Alternate Kin Lane - Nothing Here Is Real (aka Fiction)

Marty McFly Syndrome Hits 60% Of The Population

We never quite fully understood our physical self before we set out defining our digital self. There appears to be a lot more to our physical self than what we knew, and with 60% of the population suffering from what has been dubbed, “Marty McFly Syndrome”, we are unsure if we will ever actually fully be able to reverse the clock. The syndrome has nothing to do with time travel, or changing the course of time (maybe), it has more do with the role that being seen by others plays into the physical definition of who we truly are.

In 2024, most people work from home. Retail has been almost completely eliminated, and home delivery is the norm. Beginning in 2023, people began flickering. Physically flickering. Those who experienced these symptoms soon began disappearing. Not a lot. Just a little. A faint translucence and flickering after about a year of progression. Researchers quickly associated this illness with staying at home too much. Many of the people suffering from the condition had not left home for weeks, months, and some refused to go outside at all, having been behind closed doors for over 5 years. Apparently there is more to the self than just what you see, it also matters what others see.

In the last few months the Internet has been been calling this condition, “Marty McFly Syndrome”, just as scientists begin to finally get a handle on this Internet induced illness. One thing researchers noticed is that people who lived within large urban centers that possessed package delivery elevators in their building suffered most from this syndrome. They never had to see anyone. Where people who accepted face to face deliveries, as well as the delivery people themselves never contracted the syndrome. Leaving scientists concluding that the condition is due to limited physical contact with other people, or more specifically, not being seen by other people. A kind of, if you aren’t seen by others, you can’t been seen by others. If that makes any sense?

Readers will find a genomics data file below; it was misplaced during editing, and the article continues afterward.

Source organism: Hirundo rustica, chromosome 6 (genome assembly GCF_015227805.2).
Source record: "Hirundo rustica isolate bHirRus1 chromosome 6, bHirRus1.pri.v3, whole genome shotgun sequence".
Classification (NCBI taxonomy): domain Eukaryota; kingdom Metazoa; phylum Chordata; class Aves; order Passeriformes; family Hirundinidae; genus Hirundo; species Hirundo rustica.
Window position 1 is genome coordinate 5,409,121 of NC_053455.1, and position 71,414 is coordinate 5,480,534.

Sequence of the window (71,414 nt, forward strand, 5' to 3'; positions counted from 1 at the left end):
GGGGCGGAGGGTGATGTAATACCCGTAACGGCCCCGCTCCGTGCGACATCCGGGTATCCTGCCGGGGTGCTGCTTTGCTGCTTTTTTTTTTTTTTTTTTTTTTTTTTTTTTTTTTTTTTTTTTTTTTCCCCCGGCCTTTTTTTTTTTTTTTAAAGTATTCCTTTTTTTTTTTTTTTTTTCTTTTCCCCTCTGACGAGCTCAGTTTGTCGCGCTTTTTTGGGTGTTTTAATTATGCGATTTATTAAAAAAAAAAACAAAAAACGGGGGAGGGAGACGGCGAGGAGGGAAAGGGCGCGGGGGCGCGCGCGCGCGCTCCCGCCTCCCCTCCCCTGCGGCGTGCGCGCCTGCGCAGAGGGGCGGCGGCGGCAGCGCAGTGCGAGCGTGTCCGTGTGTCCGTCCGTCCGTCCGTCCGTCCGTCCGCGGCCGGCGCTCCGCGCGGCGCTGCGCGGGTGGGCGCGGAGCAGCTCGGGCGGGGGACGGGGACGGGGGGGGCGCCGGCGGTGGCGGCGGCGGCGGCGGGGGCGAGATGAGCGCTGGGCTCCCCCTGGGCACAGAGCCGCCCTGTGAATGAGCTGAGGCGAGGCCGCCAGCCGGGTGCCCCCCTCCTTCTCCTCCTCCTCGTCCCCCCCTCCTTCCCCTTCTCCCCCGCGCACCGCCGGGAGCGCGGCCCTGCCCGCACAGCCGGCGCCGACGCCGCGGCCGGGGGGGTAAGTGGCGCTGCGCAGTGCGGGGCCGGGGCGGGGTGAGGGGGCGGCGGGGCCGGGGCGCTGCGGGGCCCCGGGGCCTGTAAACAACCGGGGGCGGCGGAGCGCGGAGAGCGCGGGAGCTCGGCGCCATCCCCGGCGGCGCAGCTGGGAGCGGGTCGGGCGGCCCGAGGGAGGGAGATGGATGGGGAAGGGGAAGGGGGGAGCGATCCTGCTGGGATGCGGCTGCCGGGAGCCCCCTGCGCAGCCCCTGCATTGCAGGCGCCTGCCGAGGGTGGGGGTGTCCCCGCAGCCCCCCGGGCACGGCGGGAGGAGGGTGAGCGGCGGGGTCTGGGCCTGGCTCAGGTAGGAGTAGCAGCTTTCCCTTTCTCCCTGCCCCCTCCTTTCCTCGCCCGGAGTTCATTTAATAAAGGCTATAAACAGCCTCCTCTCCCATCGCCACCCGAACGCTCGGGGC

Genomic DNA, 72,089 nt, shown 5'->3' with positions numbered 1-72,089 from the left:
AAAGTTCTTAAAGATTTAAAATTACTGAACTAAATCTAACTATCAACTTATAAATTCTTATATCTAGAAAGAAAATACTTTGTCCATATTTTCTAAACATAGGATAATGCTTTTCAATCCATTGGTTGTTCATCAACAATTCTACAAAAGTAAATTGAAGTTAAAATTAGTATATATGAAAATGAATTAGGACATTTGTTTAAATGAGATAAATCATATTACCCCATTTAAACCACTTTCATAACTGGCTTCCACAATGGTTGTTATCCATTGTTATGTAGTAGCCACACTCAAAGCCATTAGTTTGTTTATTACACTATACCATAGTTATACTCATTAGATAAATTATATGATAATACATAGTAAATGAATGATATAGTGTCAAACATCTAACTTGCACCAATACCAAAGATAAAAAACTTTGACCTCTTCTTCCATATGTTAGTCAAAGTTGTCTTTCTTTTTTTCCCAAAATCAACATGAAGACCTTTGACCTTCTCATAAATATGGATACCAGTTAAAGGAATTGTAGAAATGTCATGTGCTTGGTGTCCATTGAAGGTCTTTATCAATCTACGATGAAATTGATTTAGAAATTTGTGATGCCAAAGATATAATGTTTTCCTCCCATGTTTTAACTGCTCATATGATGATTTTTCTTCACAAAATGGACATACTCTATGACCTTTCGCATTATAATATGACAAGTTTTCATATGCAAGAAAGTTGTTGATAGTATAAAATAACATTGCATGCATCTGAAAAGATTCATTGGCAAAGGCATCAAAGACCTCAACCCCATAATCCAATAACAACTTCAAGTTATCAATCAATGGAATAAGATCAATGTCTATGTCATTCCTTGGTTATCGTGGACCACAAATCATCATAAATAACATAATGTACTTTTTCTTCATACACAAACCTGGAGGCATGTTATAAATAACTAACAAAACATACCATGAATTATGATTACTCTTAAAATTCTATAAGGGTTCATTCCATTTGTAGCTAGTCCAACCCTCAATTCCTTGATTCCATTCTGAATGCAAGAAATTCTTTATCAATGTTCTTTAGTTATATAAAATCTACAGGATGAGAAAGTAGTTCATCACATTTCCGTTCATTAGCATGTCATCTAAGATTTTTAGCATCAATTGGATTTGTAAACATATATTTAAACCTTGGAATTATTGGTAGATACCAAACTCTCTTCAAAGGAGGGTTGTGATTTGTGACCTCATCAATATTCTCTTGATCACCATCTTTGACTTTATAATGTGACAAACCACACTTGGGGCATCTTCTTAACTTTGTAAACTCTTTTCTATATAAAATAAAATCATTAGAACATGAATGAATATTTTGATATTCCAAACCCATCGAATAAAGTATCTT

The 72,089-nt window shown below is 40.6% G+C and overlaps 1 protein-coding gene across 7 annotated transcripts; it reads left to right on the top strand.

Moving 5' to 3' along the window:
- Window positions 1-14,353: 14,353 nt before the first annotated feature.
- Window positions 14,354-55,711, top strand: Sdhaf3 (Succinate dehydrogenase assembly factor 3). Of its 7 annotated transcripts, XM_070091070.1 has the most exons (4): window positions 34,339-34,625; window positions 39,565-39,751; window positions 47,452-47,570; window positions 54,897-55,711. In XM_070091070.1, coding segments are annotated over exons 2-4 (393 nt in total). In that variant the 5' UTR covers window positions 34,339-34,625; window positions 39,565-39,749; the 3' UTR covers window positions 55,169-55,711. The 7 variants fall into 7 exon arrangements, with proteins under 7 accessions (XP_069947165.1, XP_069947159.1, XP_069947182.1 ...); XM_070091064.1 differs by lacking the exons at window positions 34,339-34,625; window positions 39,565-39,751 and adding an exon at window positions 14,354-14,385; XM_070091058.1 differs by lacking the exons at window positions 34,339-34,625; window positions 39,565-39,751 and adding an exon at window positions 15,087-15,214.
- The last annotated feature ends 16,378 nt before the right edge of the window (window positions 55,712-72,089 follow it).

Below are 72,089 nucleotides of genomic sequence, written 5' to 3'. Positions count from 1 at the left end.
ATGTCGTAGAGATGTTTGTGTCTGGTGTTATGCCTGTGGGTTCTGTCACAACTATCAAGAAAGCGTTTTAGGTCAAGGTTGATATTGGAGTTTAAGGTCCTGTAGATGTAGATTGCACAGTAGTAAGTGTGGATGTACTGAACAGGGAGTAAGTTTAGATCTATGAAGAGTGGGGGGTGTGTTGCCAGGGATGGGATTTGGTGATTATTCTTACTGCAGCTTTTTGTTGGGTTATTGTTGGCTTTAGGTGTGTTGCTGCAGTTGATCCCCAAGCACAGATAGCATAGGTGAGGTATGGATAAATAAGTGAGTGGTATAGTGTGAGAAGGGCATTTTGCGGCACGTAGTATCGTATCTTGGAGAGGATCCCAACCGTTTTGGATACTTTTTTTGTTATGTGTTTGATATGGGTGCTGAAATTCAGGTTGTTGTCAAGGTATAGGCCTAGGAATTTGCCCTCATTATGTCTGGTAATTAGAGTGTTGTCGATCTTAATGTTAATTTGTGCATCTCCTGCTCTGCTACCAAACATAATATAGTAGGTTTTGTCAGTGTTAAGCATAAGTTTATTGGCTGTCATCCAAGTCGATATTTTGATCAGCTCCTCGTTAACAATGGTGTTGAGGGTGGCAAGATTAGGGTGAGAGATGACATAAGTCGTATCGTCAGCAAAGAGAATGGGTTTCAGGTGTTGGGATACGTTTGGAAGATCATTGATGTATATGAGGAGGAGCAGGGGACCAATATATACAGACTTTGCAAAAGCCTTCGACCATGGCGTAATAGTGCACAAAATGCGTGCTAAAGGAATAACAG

Apparently we underestimated the importance of being seen in public spaces. At stores, in parks, and in-person at our places of employment. By 2020, the population began working mostly from home, and as retail stores went online or out of business, and parks were developed into condominiums, people stopped going outside. There was no reason to leave your house. Showing that you have to be seen, to be seen. If nobody sees you, you do not matter. Your physical image in your community matters to your actual physical self existing. Now, we don’t fully understand the extent of this syndrome, and whether a human ceases to exist completely if they disappear physically, but more tests are being conducted to understand the extent of the condition. There are numerous patients who have refused to go outside at all, and are actually planning on disappearing—-further tests will be conducted within these limited populations.

There is kind of an “I Told You So” attitude amongst those who do not suffer from the disease. Some even see it as a form of natural selection. Others see it as the early stages of the singularity and believe that the future is about living only online and actually escaping the body. Believing that the digital self is actually more meaningful than the physical self. Further complicating what it means to be human. Making it harder to agree upon the solution to this growing problem. While also limiting what we can do when it comes to reigning in the damage caused by the Internet. Literally eroding what it means to be human, and undoing how we come come together as a community. Sadly, even in light of such damning evidence, many still believe the Internet is improving our lives, and the good significantly outweighs the bad.